Friday, May 30, 2003

My life has been very calm for the past week or two. I wrote “surprisingly calm,” then deleted it, because in some ways it’s not a surprise. It shouldn’t be, at least; I’ve been slowly eliminating distractions in my life so that I could just be. Now I’ve finally reached a tipping point, where there’s very little that I make myself do.

So, last night, I could watch another Bruce Lee kung-fu film: Return of the Dragon. I didn’t enjoy it as much as The Chinese Connection, partly because TCC is set a hundred years ago in Shanghai, while Return of the Dragon is set in Rome of the 1970’s. It’s like photos of my Mom’s vacations in Europe come to technicolor life: big, wavy women’s hairstyles and Elton John fashions. The lanky black guy villain slouches and whines in a desperate attempt to seem cool.

Return of the Dragon is a very 1970’s film, and of course I mean that in a bad way, because almost all films of the 70’s sucked. It was a period of unflinching realism in film, which meant that every film was set in a crime-ridden urban neighborhood. Or, you got bad science fiction in which you knew it was the future because the cars had spikes on the fenders.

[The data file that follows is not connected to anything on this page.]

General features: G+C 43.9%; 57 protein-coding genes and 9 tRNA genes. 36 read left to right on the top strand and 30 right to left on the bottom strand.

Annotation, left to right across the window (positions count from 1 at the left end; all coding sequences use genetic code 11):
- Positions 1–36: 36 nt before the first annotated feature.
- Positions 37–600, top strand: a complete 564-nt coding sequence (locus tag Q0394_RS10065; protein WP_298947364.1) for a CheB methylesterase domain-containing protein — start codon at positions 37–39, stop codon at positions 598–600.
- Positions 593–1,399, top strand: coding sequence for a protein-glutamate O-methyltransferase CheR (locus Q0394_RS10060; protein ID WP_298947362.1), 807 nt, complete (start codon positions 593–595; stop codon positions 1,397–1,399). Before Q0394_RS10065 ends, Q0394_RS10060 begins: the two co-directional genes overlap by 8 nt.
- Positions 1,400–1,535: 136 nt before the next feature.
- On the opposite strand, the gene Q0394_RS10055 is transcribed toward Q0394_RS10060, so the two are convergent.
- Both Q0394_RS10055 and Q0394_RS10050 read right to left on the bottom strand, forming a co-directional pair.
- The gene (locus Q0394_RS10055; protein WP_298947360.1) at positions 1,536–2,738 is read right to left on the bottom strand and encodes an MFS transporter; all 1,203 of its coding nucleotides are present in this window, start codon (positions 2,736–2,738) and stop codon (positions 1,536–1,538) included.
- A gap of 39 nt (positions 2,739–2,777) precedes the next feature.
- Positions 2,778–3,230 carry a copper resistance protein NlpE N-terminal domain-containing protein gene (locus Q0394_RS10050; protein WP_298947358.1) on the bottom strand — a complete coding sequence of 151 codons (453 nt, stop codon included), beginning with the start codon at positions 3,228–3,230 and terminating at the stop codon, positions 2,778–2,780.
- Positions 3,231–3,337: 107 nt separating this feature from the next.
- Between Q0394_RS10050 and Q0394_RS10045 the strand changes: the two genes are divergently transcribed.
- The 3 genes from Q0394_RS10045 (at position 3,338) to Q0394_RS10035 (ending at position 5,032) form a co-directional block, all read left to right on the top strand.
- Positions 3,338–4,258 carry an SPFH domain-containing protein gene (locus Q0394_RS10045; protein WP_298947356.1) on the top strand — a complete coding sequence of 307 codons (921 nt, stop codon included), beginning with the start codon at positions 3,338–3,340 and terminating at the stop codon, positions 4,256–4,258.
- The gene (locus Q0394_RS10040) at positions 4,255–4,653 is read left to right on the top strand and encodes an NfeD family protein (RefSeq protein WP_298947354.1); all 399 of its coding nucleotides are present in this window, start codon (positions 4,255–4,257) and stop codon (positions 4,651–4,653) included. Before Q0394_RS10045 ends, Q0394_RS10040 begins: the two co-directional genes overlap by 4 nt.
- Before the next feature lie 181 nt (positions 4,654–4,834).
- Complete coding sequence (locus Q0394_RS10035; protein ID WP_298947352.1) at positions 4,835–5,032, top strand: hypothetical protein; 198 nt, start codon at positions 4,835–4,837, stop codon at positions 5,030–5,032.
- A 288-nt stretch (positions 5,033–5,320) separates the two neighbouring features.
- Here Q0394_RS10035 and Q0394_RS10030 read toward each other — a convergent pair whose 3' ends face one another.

But it’s not all bad; Bruce was a good actor, and more than that, he had real screen presence. Your eyes are just drawn to him. It was fun to see him playing around with a cloak-and-dagger bodyguard role, sometimes serious, sometimes playful.

And his final fight, the duel with Chuck Norris, is engaging and amazing. This isn’t a simple fight; it’s a duel between two masters, who clearly respect each other. Occasionally, during a brief pause in the fight, one or the other will smile, as if saying, “You’re good.” The fact that they didn’t know each others’ language improves the fight too, as there’s no dialogue. It’s just fighting, intercut almost absurdly with a kitten who’s watching the fight. It adds a softness to the fight, a reminder that this is not simply a grim deathmatch.

If the film had excised the flamboyantly gay interpreter who whines for what seems like half the movie and some of the more annoying evil flunkies, I’d be raving. Ah well.

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